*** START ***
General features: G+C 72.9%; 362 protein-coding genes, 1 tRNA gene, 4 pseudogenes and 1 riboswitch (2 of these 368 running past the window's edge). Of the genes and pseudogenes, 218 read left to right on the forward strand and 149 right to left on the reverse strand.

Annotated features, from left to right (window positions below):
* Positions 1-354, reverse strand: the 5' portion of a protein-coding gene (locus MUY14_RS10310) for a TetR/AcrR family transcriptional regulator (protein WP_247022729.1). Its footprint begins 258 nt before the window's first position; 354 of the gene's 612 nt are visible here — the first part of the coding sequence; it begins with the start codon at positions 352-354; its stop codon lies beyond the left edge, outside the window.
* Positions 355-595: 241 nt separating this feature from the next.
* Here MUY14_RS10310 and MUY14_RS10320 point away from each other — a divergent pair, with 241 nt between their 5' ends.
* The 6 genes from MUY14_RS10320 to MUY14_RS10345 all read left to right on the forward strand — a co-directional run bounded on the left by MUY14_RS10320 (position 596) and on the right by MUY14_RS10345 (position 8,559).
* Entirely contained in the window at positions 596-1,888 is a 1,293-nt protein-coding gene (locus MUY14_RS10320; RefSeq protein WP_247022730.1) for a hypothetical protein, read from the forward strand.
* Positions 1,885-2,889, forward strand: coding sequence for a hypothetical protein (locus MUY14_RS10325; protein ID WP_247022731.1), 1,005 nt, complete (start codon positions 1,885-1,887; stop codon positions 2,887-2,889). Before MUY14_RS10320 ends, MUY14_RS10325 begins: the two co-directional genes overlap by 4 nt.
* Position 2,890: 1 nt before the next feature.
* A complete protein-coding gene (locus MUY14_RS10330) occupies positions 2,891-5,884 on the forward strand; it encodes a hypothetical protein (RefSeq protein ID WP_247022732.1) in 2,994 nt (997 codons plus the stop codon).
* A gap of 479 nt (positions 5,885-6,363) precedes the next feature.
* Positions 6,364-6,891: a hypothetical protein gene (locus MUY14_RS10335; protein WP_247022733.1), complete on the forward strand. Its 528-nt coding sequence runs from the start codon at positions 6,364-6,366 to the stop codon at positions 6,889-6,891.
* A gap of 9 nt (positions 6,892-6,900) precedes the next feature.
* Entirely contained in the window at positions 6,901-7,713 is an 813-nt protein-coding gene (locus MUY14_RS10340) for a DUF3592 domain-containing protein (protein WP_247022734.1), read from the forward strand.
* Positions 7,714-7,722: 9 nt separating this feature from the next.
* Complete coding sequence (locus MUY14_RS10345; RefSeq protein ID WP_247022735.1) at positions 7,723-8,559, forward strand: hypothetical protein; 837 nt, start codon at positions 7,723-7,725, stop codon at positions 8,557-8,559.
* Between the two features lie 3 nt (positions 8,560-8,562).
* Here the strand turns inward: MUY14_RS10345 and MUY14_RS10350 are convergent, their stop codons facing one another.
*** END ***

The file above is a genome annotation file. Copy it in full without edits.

General features: G+C 72.9%; 362 protein-coding genes, 1 tRNA gene, 4 pseudogenes and 1 riboswitch (2 of these 368 running past the window's edge). Of the genes and pseudogenes, 218 read left to right on the forward strand and 149 right to left on the reverse strand.

Annotated features, from left to right (window positions below):
* Positions 1-354, reverse strand: the 5' portion of a protein-coding gene (locus MUY14_RS10310) for a TetR/AcrR family transcriptional regulator (protein WP_247022729.1). Its footprint begins 258 nt before the window's first position; 354 of the gene's 612 nt are visible here — the first part of the coding sequence; it begins with the start codon at positions 352-354; its stop codon lies beyond the left edge, outside the window.
* Positions 355-595: 241 nt separating this feature from the next.
* Here MUY14_RS10310 and MUY14_RS10320 point away from each other — a divergent pair, with 241 nt between their 5' ends.
* The 6 genes from MUY14_RS10320 to MUY14_RS10345 all read left to right on the forward strand — a co-directional run bounded on the left by MUY14_RS10320 (position 596) and on the right by MUY14_RS10345 (position 8,559).
* Entirely contained in the window at positions 596-1,888 is a 1,293-nt protein-coding gene (locus MUY14_RS10320; RefSeq protein WP_247022730.1) for a hypothetical protein, read from the forward strand.
* Positions 1,885-2,889, forward strand: coding sequence for a hypothetical protein (locus MUY14_RS10325; protein ID WP_247022731.1), 1,005 nt, complete (start codon positions 1,885-1,887; stop codon positions 2,887-2,889). Before MUY14_RS10320 ends, MUY14_RS10325 begins: the two co-directional genes overlap by 4 nt.
* Position 2,890: 1 nt before the next feature.
* A complete protein-coding gene (locus MUY14_RS10330) occupies positions 2,891-5,884 on the forward strand; it encodes a hypothetical protein (RefSeq protein ID WP_247022732.1) in 2,994 nt (997 codons plus the stop codon).
* A gap of 479 nt (positions 5,885-6,363) precedes the next feature.
* Positions 6,364-6,891: a hypothetical protein gene (locus MUY14_RS10335; protein WP_247022733.1), complete on the forward strand. Its 528-nt coding sequence runs from the start codon at positions 6,364-6,366 to the stop codon at positions 6,889-6,891.
* A gap of 9 nt (positions 6,892-6,900) precedes the next feature.
* Entirely contained in the window at positions 6,901-7,713 is an 813-nt protein-coding gene (locus MUY14_RS10340) for a DUF3592 domain-containing protein (protein WP_247022734.1), read from the forward strand.
* Positions 7,714-7,722: 9 nt separating this feature from the next.
* Complete coding sequence (locus MUY14_RS10345; RefSeq protein ID WP_247022735.1) at positions 7,723-8,559, forward strand: hypothetical protein; 837 nt, start codon at positions 7,723-7,725, stop codon at positions 8,557-8,559.
* Between the two features lie 3 nt (positions 8,560-8,562).
* Here the strand turns inward: MUY14_RS10345 and MUY14_RS10350 are convergent, their stop codons facing one another.